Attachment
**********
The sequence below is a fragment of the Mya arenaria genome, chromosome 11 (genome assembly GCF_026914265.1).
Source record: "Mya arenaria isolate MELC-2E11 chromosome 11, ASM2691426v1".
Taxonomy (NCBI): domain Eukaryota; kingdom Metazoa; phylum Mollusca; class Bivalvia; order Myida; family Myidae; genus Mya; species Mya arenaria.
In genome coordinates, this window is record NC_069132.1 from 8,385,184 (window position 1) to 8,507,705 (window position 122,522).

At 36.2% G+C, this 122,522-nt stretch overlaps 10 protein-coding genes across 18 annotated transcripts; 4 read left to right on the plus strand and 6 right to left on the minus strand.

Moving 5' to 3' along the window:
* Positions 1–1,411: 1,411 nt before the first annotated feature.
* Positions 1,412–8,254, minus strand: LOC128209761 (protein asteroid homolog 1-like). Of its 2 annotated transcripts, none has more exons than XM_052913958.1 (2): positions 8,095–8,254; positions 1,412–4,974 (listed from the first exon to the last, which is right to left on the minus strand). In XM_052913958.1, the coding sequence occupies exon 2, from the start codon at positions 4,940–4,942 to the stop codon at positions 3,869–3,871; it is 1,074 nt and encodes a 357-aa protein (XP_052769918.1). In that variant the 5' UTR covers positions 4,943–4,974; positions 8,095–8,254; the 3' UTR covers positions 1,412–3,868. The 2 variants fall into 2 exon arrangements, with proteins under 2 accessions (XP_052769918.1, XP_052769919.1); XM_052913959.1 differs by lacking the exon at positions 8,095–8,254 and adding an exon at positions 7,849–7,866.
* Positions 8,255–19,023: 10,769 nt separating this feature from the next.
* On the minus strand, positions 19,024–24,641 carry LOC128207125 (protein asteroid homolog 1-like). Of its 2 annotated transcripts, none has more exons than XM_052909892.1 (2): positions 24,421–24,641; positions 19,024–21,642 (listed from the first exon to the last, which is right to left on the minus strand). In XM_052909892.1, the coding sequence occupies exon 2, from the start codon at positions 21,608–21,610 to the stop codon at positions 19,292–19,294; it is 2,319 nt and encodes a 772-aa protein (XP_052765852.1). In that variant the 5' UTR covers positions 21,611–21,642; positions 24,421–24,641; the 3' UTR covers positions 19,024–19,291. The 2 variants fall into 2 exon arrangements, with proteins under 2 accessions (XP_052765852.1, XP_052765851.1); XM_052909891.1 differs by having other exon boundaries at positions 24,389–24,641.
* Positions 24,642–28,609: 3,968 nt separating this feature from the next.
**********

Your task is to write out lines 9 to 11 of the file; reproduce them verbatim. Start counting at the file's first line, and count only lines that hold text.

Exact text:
* Positions 8,255–19,023: 10,769 nt separating this feature from the next.
* On the minus strand, positions 19,024–24,641 carry LOC128207125 (protein asteroid homolog 1-like). Of its 2 annotated transcripts, none has more exons than XM_052909892.1 (2): positions 24,421–24,641; positions 19,024–21,642 (listed from the first exon to the last, which is right to left on the minus strand). In XM_052909892.1, the coding sequence occupies exon 2, from the start codon at positions 21,608–21,610 to the stop codon at positions 19,292–19,294; it is 2,319 nt and encodes a 772-aa protein (XP_052765852.1). In that variant the 5' UTR covers positions 21,611–21,642; positions 24,421–24,641; the 3' UTR covers positions 19,024–19,291. The 2 variants fall into 2 exon arrangements, with proteins under 2 accessions (XP_052765852.1, XP_052765851.1); XM_052909891.1 differs by having other exon boundaries at positions 24,389–24,641.
* Positions 24,642–28,609: 3,968 nt separating this feature from the next.